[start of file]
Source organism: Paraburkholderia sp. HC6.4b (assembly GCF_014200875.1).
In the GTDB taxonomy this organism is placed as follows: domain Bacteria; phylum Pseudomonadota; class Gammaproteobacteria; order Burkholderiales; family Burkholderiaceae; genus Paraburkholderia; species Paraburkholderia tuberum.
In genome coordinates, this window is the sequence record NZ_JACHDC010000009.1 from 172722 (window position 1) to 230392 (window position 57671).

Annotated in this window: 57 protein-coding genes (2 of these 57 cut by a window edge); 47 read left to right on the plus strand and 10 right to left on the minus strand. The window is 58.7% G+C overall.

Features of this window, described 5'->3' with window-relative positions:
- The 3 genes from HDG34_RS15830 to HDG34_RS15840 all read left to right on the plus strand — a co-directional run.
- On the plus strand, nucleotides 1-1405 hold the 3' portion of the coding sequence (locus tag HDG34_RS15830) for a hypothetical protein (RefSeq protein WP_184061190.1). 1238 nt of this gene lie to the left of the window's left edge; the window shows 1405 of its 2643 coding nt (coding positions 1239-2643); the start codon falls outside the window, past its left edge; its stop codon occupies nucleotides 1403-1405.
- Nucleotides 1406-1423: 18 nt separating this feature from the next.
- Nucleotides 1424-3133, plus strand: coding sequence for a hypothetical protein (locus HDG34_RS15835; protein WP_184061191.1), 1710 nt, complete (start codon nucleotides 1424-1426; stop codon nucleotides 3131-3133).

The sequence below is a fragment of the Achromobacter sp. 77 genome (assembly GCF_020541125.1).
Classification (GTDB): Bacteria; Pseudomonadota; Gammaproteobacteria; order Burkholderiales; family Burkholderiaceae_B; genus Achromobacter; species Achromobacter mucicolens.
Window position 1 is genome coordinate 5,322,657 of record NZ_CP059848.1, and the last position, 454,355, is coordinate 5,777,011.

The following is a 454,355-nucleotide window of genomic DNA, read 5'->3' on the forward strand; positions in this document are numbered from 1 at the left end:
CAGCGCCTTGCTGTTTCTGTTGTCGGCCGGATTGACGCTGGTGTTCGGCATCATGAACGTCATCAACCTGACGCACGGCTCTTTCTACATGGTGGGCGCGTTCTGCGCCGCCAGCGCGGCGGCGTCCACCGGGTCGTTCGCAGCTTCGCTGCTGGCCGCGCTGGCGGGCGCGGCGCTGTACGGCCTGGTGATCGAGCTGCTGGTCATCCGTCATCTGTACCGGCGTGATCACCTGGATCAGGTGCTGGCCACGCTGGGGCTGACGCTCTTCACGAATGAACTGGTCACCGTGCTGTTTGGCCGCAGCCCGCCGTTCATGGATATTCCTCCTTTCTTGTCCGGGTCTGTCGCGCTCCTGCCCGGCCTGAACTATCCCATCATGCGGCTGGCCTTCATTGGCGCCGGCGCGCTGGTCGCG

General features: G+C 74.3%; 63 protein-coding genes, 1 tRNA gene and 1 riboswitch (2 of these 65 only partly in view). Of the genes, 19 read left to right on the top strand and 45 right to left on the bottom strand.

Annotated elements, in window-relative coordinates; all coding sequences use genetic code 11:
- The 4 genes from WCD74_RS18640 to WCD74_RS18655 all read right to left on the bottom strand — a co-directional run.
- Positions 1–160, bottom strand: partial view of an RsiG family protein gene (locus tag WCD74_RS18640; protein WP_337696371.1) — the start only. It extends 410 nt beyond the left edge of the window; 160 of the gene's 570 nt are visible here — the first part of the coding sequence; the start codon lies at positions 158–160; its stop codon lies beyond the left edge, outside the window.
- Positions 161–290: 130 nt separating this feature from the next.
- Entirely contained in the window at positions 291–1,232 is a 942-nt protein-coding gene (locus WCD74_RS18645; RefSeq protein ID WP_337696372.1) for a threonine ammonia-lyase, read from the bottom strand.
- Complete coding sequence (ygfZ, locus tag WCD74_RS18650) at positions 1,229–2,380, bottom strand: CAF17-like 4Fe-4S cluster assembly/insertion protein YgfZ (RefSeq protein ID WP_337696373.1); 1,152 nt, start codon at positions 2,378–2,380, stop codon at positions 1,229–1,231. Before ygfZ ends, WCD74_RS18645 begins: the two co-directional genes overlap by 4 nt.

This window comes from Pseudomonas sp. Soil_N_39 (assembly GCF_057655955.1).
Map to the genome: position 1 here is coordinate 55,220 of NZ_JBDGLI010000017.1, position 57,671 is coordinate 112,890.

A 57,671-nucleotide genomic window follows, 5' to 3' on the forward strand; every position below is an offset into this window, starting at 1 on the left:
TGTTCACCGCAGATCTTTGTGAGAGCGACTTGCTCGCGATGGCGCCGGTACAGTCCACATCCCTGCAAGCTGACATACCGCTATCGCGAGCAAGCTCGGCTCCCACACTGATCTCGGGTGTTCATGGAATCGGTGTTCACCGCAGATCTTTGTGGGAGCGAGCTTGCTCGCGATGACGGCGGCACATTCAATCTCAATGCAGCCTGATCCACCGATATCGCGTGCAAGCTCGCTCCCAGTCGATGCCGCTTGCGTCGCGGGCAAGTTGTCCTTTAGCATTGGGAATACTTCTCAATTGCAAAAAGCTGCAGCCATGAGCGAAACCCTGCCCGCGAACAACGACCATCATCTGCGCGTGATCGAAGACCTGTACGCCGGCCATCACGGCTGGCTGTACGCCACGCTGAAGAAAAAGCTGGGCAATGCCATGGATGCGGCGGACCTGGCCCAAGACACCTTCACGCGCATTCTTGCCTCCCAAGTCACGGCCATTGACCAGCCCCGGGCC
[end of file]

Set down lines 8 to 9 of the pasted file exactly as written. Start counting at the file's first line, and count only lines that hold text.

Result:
- Nucleotides 1406-1423: 18 nt separating this feature from the next.
- Nucleotides 1424-3133, plus strand: coding sequence for a hypothetical protein (locus HDG34_RS15835; protein WP_184061191.1), 1710 nt, complete (start codon nucleotides 1424-1426; stop codon nucleotides 3131-3133).